This pattern set the benchmark for most of the novel; apparent hiatuses and jumps in the novel get sewn together very quickly and not right at the end which somehow I found to be a blessing!
The thread which sews the chapters and sections together is one of environmentalism – this is the reason behind time travel; to avert disasters or to change the course of the world’s history so that it can have a longer future.
The Time Store has miriad reasons to time travel – each of which means the world to the Time Store’s client, and in that novel we see how people react. In Timeshaft it’s literally how the world reacts!
I don’t think I’ve ever commented on this before in a review, but somehow I’m aware of it in Timeshaft: there is an optimum number of characters – which turns out to be 6 (although two of those are more of one couple than 2 people).
Some novels have just a single main character, leaving the reader screwed if there’s dislike or lack of empathy. Other novels have too many characters all fighting for reader attention and spoiling the broth that the author is desperately trying to cook up.
Stewart handles his 6 characters well. There is clearly one main character but he’s supported by the others who also have their own important roles to play. They are thrust into different times and settings which is reflected in differences in writing style as well as changes in the character point of view.
My only criticism is the characters are clearly intelligent but at times they ‘feign’ ignorance. I suspect that they do this to allow a narrative explanation to the reader; in other words, we the readers aren’t as intelligent as the characters and need to be brought up to speed (usually regarding issues surrounding causal loops).
No pun intended, but having the same principle explained again and again got quite repetitive at times, and I think that certainly by the end of the novel we’re more than well versed in casual loops. If you don’t understand them by then you may as well stick to banging a couple of rocks together – and let the characters do their thing.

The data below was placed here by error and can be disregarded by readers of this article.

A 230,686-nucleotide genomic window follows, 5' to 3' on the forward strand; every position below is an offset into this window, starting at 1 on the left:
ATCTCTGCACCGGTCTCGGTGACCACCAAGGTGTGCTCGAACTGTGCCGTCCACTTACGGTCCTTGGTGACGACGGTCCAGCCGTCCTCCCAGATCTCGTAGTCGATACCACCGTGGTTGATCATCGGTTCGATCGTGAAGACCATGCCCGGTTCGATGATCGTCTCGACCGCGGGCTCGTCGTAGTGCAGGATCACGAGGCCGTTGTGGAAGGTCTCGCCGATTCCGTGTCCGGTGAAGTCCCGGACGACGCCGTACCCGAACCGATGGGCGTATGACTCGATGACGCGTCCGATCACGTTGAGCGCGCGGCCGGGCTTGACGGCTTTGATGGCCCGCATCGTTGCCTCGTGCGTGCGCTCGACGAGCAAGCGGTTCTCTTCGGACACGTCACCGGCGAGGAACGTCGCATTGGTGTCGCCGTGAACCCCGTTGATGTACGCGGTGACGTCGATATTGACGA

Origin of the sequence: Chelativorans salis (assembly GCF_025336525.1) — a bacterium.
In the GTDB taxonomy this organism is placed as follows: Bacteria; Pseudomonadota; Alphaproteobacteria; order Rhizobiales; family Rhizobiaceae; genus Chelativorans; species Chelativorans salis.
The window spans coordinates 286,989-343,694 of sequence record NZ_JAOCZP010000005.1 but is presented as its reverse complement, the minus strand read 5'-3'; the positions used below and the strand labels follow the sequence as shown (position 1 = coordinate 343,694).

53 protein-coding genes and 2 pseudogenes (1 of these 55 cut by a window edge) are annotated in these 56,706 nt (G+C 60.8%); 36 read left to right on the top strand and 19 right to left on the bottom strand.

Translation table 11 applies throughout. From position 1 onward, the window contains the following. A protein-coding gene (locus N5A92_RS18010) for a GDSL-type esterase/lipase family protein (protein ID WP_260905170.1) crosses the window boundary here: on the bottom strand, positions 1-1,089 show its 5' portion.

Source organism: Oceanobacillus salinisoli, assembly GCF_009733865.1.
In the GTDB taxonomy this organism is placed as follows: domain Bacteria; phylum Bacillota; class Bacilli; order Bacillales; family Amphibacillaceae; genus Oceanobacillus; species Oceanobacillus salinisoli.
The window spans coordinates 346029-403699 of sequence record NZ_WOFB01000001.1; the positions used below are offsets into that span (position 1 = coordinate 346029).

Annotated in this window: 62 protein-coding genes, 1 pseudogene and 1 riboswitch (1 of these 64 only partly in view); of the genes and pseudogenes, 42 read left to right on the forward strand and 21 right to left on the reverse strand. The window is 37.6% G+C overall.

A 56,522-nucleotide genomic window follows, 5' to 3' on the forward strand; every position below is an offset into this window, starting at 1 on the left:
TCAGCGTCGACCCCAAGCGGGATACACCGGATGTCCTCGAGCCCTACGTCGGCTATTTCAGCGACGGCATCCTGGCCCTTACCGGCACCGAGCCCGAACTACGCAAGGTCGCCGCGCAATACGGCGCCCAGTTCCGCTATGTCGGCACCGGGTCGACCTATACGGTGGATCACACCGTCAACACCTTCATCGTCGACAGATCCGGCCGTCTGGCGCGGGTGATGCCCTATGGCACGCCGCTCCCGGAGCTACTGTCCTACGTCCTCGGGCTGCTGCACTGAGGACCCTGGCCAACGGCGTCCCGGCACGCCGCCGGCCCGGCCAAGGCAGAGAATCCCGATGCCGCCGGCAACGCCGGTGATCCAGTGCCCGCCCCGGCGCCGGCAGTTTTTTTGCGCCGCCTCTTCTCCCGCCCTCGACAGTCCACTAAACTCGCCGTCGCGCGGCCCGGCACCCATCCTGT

Two sections in particular stand out to me. The first is truly horrific, and comes about a third of the way into the novel where Phillip and Nadia (“the pioneers of time travel”) find themselves in the midst of a witch hunt. I won’t say more to avoid a spoiler, but I will mention that as a father of daughters I was very happy that it was Nadia who, in this case, seemed to be the stronger of the pair.
Actually on this note, I was also pleased that the main character, Ashday’s Child, has a female helper (Caitlin) who is certainly more than up to the task.
The second section is where Ashday’s Child meets his parents in the past and explains that they’ll never see him again (till now). The combination of his own internal thoughts and his parents non-understanding – but complete trust and acceptance – is absolutely heart wrenching. Wonderfully written.
(So it seems that I have a thing about parents!)
One issue has me stumped – though I’m sure there must be a simple explanation because everything else is so tight. Perhaps you can enlighten me if you are lucky enough to read Timeshaft and can figure it out!
The power plant at the beginning of the novel harnesses solar wind and channels and converts it into cheap energy. My confusion arises because it’s located on the top of a mountain – underneath the magnetosphere which deflects the solar wind away from the Earth.
So how is the solar wind collected and channeled from an Earth bound installation? It’s true that during solar storms the solar wind can be strong enough to penetrate the magnetosphere, but I was under the impression that the plant harnesses the solar wind all of the time.
I think it’s an important point because this features at the start of the novel, and effectively marks the start of the timeshaft itself – although not chronologically! 😉
Random other points